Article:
baby breastfeeding

How to Breastfeed a Newborn on a Road Trip?

Being on the road with a baby and breastfeeding can present a few challenges, but nothing you can’t prepare yourself for and nothing that can’t be solved. 

Here are some tips for breastfeeding while on a road trip. They’re simple, but they can help your trip be more manageable and without any added stress. Check out My Baby Nursery for all your baby product needs.

Simple Tips to Breastfeeding on a Road Trip

Generally, breastfeeding isn’t an issue at 5,000 feet. You’re free to move around, hold a fussy baby, feed them any time they want, and feel like you’re at home. 

(If the home is a very uncomfortable chair with a coughing stranger squashed up next to you.)

But when you’re in the car for those long stretches of highway, you’ve got to have some plans in place. 

Whether your trip is six hours or spanning two days, these breastfeeding tips can help both you and your baby make it with minimal trauma. 

(Except for that whole diaper blowout thing in the car seat on a 50 mile stretch of empty highway. That will always stick with you.)

Get a Car Adapter for Your Pump

Even if you don’t usually pump, you should bring it with you and grab a car adapter for it. 

Pumping while in the car is a huge help, even if you’re driving, but to make it work, you need to be hands-free. 

Using your electric pump, you can find a car adapter, so you don’t have to hand express any milk and relieve your breasts while in the car. 

The point of the pump, even if you hardly ever use it? Your baby may sleep through some feedings. 

If you want to maintain your milk supply, but you don’t want to wake them, you’re going to have to pump while you’re on the road.

Breastfeed Before You Get in the Car

We can’t stress this enough. It’s like when you know you don’t have to pee, but you just want to be sure before you get in the car. 

Feed your baby one last time before everyone straps in. That way, there’s no surprise hunger cues (you hope) five miles into your road trip, and you can go ahead and start planning when you’ll make the next stop to nurse.

Plan Stops With Your Baby’s Feeds

Seriously, you’re going to have to stop. Nobody wants to, we know, especially when you’re in the rhythm of travelling, but there’s no way your baby can last the whole trip without a stop. 

For one thing, it is very unsafe to try and lean over your baby’s car seat to nurse them while travelling. 

If you were in an accident, the weight of your body could crush your little one. So save the feedings for the stops.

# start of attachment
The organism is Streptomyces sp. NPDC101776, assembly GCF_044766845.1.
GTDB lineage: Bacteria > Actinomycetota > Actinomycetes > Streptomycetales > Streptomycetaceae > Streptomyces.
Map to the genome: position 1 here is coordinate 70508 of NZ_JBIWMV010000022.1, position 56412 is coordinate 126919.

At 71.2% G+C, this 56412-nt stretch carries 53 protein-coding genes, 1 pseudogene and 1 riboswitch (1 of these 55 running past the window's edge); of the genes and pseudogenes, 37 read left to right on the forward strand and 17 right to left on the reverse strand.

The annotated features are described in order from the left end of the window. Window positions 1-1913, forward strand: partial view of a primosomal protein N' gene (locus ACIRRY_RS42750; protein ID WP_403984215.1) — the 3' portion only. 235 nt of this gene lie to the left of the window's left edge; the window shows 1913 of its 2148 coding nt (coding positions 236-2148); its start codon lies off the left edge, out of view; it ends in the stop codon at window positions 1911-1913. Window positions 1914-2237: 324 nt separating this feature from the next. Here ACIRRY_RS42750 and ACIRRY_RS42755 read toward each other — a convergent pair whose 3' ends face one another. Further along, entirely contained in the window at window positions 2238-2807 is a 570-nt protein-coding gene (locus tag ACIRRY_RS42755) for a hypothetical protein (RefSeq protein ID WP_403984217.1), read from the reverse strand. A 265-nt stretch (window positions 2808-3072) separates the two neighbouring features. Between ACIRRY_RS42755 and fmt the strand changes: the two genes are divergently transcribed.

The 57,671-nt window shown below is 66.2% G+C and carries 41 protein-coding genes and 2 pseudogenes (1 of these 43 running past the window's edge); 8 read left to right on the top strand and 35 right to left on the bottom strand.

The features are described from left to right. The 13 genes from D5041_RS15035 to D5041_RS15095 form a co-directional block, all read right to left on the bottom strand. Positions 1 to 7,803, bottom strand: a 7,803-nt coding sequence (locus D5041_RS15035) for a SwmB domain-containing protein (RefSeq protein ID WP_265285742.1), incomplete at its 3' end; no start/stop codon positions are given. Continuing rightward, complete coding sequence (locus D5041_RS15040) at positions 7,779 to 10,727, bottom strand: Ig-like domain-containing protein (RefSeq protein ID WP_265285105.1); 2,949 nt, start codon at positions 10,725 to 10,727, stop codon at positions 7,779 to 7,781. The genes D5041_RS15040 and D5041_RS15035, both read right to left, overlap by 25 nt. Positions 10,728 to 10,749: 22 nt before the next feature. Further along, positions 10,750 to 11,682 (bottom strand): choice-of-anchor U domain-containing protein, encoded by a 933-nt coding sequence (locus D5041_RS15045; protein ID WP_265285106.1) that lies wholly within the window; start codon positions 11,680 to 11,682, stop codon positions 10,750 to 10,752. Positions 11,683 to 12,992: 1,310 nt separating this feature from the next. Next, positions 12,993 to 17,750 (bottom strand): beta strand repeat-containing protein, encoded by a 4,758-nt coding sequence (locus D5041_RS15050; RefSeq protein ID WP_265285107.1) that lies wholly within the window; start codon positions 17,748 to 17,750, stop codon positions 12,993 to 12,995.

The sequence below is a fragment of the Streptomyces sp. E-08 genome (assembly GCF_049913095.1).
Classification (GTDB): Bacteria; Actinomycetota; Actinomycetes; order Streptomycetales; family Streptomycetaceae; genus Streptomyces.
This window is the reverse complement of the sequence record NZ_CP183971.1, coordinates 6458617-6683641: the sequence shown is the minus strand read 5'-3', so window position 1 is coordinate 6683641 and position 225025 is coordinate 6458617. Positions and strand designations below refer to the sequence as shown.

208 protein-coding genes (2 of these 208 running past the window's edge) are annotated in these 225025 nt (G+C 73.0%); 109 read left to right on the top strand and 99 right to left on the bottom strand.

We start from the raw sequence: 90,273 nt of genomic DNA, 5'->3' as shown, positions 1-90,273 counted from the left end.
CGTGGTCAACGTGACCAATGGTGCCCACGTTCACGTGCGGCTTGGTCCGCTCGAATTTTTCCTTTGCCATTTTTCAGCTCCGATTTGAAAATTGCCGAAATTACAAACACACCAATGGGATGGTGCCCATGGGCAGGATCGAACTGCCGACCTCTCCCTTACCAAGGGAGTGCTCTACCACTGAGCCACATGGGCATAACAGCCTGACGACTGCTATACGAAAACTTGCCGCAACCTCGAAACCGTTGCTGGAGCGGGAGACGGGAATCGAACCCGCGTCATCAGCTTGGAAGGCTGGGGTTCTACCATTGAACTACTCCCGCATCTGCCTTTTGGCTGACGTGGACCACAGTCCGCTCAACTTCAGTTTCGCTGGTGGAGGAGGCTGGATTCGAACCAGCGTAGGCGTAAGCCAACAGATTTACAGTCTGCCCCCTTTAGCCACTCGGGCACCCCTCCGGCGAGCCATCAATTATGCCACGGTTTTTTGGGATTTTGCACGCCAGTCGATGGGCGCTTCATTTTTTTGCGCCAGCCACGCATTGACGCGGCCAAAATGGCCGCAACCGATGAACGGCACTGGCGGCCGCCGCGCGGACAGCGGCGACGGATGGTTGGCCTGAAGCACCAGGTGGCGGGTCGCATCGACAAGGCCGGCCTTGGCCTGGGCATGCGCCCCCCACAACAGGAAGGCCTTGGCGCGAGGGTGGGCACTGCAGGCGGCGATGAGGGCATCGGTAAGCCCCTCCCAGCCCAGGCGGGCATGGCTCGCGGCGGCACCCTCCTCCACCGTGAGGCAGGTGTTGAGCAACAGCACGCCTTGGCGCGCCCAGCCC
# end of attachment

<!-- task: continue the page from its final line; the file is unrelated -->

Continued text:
You’ll need to get out and stretch your legs anyway, so take some time before you start your journey to plan when you’ll be stopping. 

If your baby eats every two hours, then follow that schedule. If you think your baby can handle a longer stretch, go for it. 

If you know, you’ll need gas a couple of hours in, go ahead and plan to nurse at the same time.

Have a Cooler Handy

A cooler can be your saving grace for a couple of reasons. 

According to the Centers for Disease Control and Prevention (CDC), breast milk is good at room temperature for about six to eight hours.

If you are travelling more extended than that, a more excellent can help keep your breast milk cool until you reach your destination. 

Just throw some ice or ice packs in the cooler (or find one that can plug into your car’s adapter), and you’ll have a great way to transport milk. 

But you can store your snacks and plenty of water in the cooler, too. You need to stay hydrated while breastfeeding and travelling, and having water on hand can eliminate any stops. (Except to pee, of course.)

Research Rest Stops & Restaurants

Baby Tips

When you’re on a long road trip, there’s a chance you’ll be seeing more trees than restaurants on some stretches of your journey. 

Be sure to do some homework beforehand. You already know you’ll have to stop to nurse and let your baby out of their car seat, so research rest stops and restaurants to try. 

If you know there’s a restaurant right before you hit two hours of nothing, make it a priority to stop, nurse your little one, and relax before you continue on the journey. 

Look up the laws for breastfeeding in the states you’re travelling in so you know your rights and can do what you need to do.

Store Pumped Milk in Bottles

They’re just a little more resilient than bags. The CDC recommended using some container that can be sealed tightly once your breast milk is inside to eliminate contamination and leaks.

Consider Driving at Night

If you don’t mind driving at night, it might be your best bet. You can take this approach by nursing your little one just like you do before bed and then buckling them into the car seat

There’s a good chance they’ll sleep as well as they do in bed and, if that’s several hours, you may be able to make it to your destination with minor problems.

Get Organised in the Car

Breastfeeding Place recommended bringing extra diapers, clothes, and wipes, so make sure to get organised. You might want to check out My Baby Nursery’s biggest range of the best baby clothing.

Have a “command centre” in the car, like a small box or bag that can hold all of the items you need handy like wipes, pacifiers, toys, books, diapers, and snacks.